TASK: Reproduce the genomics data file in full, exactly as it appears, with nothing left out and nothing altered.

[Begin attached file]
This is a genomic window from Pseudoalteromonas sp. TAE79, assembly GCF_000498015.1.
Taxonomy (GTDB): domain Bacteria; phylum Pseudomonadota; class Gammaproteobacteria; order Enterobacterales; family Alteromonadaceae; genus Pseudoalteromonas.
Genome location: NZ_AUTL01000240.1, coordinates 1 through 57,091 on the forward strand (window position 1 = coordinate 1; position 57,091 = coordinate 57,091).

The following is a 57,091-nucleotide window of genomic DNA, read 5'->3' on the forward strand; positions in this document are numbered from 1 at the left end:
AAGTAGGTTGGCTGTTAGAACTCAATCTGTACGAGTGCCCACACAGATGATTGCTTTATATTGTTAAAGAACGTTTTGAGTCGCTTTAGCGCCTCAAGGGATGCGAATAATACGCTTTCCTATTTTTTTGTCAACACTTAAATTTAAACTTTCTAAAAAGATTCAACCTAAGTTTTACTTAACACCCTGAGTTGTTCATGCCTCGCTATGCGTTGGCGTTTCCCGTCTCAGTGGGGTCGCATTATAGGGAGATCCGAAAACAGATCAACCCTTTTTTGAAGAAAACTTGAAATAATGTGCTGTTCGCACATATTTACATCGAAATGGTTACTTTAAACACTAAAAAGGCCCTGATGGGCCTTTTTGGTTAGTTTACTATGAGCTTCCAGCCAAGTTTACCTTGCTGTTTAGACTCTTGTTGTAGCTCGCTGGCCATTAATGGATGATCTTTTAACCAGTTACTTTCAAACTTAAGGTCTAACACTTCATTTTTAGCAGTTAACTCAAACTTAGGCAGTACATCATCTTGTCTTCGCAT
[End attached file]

This is a genomic window from Pseudoalteromonas sp. TAE79, assembly GCF_000498015.1.
Taxonomy (GTDB): domain Bacteria; phylum Pseudomonadota; class Gammaproteobacteria; order Enterobacterales; family Alteromonadaceae; genus Pseudoalteromonas.
Genome location: NZ_AUTL01000240.1, coordinates 1 through 57,091 on the forward strand (window position 1 = coordinate 1; position 57,091 = coordinate 57,091).

The following is a 57,091-nucleotide window of genomic DNA, read 5'->3' on the forward strand; positions in this document are numbered from 1 at the left end:
AAGTAGGTTGGCTGTTAGAACTCAATCTGTACGAGTGCCCACACAGATGATTGCTTTATATTGTTAAAGAACGTTTTGAGTCGCTTTAGCGCCTCAAGGGATGCGAATAATACGCTTTCCTATTTTTTTGTCAACACTTAAATTTAAACTTTCTAAAAAGATTCAACCTAAGTTTTACTTAACACCCTGAGTTGTTCATGCCTCGCTATGCGTTGGCGTTTCCCGTCTCAGTGGGGTCGCATTATAGGGAGATCCGAAAACAGATCAACCCTTTTTTGAAGAAAACTTGAAATAATGTGCTGTTCGCACATATTTACATCGAAATGGTTACTTTAAACACTAAAAAGGCCCTGATGGGCCTTTTTGGTTAGTTTACTATGAGCTTCCAGCCAAGTTTACCTTGCTGTTTAGACTCTTGTTGTAGCTCGCTGGCCATTAATGGATGATCTTTTAACCAGTTACTTTCAAACTTAAGGTCTAACACTTCATTTTTAGCAGTTAACTCAAACTTAGGCAGTACATCATCTTGTCTTCGCAT